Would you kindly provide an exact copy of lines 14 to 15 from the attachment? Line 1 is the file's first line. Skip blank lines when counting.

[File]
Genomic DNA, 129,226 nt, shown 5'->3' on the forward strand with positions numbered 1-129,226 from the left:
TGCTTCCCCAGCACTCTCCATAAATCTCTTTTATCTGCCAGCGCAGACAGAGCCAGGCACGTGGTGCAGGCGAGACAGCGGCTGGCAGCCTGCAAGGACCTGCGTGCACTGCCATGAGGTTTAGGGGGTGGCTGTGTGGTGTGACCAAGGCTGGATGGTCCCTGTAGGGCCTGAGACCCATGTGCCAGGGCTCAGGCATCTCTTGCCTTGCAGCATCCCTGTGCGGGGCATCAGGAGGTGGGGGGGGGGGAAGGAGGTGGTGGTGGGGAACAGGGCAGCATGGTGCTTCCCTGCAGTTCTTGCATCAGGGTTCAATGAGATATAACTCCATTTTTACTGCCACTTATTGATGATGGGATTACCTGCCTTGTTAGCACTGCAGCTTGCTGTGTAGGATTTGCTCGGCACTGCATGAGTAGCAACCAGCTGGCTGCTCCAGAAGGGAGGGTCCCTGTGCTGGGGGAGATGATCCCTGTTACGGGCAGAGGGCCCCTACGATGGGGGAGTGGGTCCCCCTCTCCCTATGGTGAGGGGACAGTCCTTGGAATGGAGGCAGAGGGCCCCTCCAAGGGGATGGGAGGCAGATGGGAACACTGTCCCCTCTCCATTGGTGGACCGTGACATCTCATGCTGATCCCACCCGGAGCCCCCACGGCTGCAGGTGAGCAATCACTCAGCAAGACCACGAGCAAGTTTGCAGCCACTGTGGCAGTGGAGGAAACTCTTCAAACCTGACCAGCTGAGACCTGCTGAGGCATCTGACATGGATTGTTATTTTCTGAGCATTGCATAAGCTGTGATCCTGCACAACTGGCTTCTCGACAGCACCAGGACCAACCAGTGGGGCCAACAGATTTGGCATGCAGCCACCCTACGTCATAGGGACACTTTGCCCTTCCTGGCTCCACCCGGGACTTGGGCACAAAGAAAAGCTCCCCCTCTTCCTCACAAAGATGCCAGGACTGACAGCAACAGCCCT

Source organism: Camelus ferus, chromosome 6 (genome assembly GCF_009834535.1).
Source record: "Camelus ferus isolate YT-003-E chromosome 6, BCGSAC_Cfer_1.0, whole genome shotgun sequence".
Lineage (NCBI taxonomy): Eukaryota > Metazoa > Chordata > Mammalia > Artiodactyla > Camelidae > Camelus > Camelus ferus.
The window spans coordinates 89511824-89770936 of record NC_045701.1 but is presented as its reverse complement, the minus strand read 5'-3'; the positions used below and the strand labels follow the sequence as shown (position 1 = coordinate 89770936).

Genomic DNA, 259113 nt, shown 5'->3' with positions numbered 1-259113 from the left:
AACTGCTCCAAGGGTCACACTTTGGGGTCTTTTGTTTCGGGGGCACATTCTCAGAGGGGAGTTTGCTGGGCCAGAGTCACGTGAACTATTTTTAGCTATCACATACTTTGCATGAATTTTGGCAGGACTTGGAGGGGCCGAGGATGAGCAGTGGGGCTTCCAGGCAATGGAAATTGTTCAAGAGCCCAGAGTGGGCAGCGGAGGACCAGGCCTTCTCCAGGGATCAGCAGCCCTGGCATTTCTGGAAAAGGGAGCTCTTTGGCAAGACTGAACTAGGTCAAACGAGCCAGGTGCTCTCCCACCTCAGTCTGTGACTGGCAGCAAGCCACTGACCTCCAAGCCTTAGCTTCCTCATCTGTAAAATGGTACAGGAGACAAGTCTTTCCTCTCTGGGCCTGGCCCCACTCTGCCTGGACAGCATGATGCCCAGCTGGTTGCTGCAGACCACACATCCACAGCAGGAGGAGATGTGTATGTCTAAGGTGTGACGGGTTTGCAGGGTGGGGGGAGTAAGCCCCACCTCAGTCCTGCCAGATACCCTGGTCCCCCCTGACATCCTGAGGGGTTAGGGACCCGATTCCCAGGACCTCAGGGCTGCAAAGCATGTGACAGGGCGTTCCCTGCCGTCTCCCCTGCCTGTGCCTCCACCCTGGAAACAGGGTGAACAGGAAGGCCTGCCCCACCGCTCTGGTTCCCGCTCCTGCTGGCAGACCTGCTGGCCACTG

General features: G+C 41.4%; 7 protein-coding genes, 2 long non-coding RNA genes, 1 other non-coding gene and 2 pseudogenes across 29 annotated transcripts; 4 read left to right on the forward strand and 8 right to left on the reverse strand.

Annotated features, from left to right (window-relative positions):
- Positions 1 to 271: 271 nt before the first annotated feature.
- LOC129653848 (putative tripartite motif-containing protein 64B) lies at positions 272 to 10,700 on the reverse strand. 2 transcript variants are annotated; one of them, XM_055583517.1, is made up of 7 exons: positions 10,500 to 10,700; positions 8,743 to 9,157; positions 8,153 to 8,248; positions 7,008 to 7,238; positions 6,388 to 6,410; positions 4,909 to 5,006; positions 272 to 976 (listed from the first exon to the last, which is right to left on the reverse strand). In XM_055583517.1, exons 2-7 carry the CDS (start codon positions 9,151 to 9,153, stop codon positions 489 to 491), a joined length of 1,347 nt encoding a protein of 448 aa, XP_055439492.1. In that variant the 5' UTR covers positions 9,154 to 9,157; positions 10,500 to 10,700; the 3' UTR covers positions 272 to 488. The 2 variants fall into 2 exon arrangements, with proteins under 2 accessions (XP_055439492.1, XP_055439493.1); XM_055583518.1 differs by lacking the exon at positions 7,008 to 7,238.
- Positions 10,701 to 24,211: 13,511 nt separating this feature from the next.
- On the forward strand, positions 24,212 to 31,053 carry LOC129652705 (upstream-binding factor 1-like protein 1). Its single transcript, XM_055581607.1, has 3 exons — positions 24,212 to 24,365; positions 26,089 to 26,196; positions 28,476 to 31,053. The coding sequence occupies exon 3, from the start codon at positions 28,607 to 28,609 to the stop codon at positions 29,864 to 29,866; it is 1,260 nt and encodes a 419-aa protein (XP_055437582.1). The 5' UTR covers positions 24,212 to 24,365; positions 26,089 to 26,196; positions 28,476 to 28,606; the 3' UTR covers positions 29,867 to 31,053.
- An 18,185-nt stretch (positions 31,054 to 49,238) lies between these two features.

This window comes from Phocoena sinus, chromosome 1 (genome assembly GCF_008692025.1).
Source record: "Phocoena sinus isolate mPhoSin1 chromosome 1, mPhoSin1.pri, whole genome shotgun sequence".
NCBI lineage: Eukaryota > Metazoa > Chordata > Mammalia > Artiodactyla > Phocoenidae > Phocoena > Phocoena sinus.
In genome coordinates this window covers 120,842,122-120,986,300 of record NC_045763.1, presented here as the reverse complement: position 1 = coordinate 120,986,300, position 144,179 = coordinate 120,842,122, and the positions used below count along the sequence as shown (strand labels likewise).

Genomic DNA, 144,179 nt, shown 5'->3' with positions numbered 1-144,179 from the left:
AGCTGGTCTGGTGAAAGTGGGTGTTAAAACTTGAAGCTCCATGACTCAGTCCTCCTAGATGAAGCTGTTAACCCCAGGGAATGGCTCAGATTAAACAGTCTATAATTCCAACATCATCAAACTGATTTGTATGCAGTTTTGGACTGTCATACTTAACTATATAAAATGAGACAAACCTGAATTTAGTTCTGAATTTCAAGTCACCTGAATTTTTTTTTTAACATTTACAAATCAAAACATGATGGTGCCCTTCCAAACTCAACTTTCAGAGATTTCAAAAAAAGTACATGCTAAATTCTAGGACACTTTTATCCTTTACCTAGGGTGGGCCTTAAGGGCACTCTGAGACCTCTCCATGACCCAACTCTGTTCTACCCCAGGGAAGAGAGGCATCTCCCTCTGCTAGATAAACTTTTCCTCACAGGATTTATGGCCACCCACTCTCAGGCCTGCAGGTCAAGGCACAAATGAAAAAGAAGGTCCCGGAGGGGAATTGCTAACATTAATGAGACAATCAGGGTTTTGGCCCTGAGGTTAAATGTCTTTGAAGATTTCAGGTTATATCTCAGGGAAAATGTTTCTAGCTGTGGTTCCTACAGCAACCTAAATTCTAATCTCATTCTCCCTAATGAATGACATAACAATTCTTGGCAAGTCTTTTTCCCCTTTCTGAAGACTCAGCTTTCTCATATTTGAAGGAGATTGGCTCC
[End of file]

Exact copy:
- On the forward strand, positions 24,212 to 31,053 carry LOC129652705 (upstream-binding factor 1-like protein 1). Its single transcript, XM_055581607.1, has 3 exons — positions 24,212 to 24,365; positions 26,089 to 26,196; positions 28,476 to 31,053. The coding sequence occupies exon 3, from the start codon at positions 28,607 to 28,609 to the stop codon at positions 29,864 to 29,866; it is 1,260 nt and encodes a 419-aa protein (XP_055437582.1). The 5' UTR covers positions 24,212 to 24,365; positions 26,089 to 26,196; positions 28,476 to 28,606; the 3' UTR covers positions 29,867 to 31,053.
- An 18,185-nt stretch (positions 31,054 to 49,238) lies between these two features.